The Eastern Orthodox Church is not a single church but rather a family of 13 self-governing bodies, denominated by the nation in which they are located (e.g., the Greek Orthodox Church, Russian Orthodox Church). They are united in their understanding of the sacraments, doctrine, liturgy, and church government, but each administers its own affairs.
The head of each Orthodox church is called a “patriarch” or “metropolitan.” The patriarch of Constantinople (Istanbul, Turkey) is considered the ecumenical—or universal—patriarch. He is the closest thing to a counterpart to the Pope in the Roman Catholic Church. Unlike the Pope, who is known as VICARIUS FILIUS DEI (the vicar of the Son of God), the bishop of Constantinople is known as PRIMUS INTER PARES (the first amongst equals). He enjoys special honor, but he has no power to interfere with the 12 other Orthodox communions.
The Orthodox Church claims to be the one true church of Christ, and seeks to trace its origin back to the original apostles through an unbroken chain of apostolic succession. Orthodox thinkers debate the spiritual status of Roman Catholics and Protestants, and a few still consider them heretics. Like Catholics and Protestants, however, Orthodox believers affirm the Trinity, the Bible as the Word of God, Jesus as God the Son, and many other biblical doctrines. However, in doctrine, they have much more in common with Roman Catholics than they do with Protestant Christians.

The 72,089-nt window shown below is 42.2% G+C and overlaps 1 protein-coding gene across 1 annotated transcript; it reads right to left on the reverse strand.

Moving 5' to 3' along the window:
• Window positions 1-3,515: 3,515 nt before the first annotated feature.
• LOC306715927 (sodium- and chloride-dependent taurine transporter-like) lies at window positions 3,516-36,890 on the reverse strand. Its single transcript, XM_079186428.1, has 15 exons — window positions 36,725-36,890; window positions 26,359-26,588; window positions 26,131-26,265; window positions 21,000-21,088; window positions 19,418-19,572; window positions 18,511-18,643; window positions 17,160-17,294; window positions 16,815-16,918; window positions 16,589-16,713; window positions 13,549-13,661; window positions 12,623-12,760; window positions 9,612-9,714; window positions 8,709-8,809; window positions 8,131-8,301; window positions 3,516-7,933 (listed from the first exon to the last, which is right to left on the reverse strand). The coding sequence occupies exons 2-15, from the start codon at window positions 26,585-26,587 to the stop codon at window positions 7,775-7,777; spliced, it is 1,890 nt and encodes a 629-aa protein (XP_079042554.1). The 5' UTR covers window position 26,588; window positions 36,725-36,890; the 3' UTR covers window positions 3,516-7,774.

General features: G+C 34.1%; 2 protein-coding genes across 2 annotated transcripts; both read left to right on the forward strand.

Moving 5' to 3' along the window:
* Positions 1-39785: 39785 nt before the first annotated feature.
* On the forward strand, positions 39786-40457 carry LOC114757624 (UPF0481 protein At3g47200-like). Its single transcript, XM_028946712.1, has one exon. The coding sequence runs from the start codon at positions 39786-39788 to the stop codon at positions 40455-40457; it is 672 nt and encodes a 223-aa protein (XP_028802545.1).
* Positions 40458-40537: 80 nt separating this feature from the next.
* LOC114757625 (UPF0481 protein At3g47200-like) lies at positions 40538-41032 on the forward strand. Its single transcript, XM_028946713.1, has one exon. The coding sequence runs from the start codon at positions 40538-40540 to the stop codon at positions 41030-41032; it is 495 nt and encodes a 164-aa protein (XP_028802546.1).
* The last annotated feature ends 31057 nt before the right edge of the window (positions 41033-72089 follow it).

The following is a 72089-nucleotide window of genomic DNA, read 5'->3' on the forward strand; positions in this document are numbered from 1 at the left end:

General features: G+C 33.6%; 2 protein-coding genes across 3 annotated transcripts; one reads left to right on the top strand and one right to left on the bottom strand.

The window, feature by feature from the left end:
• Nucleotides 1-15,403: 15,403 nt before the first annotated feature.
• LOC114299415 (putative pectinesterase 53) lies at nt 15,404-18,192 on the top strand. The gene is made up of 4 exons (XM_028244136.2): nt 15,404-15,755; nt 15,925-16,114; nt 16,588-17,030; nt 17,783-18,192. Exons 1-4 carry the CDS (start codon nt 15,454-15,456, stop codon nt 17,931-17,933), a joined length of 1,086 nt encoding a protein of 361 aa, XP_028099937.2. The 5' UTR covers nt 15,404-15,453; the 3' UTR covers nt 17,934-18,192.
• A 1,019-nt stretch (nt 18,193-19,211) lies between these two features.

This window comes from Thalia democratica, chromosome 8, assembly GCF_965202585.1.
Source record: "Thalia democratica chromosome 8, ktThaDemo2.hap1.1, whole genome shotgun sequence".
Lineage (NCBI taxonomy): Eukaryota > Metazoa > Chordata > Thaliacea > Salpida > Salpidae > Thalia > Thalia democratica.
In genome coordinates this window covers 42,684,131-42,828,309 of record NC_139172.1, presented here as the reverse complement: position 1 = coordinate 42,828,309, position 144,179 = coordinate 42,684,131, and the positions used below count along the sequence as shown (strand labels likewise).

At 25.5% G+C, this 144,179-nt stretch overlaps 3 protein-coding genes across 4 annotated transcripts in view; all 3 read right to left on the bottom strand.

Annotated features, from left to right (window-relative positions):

Sadly, the doctrine of justification by faith is virtually absent from the history and theology of the Orthodox Church. Rather, Orthodoxy emphasizes theosis (literally, “divinization”), the gradual process by which Christians become more and more like Christ. What many in the Orthodox tradition fail to understand is that “divinization” is the progressive result of salvation, not a requirement for salvation itself. Other Orthodox distinctives that are in conflict with the Bible include:
The equal authority of church tradition and Scripture
Discouragement of individuals interpreting the Bible apart from tradition
The perpetual virginity of Mary
Prayer for the dead
Baptism of infants without reference to individual responsibility and faith
The possibility of receiving salvation after death
The possibility of losing salvation
While the Eastern Orthodox Church has claimed some of the church’s great voices, and while there are many in the Orthodox tradition that have a genuine salvation relationship with Jesus Christ, the Orthodox church itself does not speak with a clear message that can be harmonized with the biblical gospel of Christ. The call of the Reformers for “Scripture alone, faith alone, grace alone, and Christ alone” is missing in the Eastern Orthodox Church, and that is too precious a treasure to do without.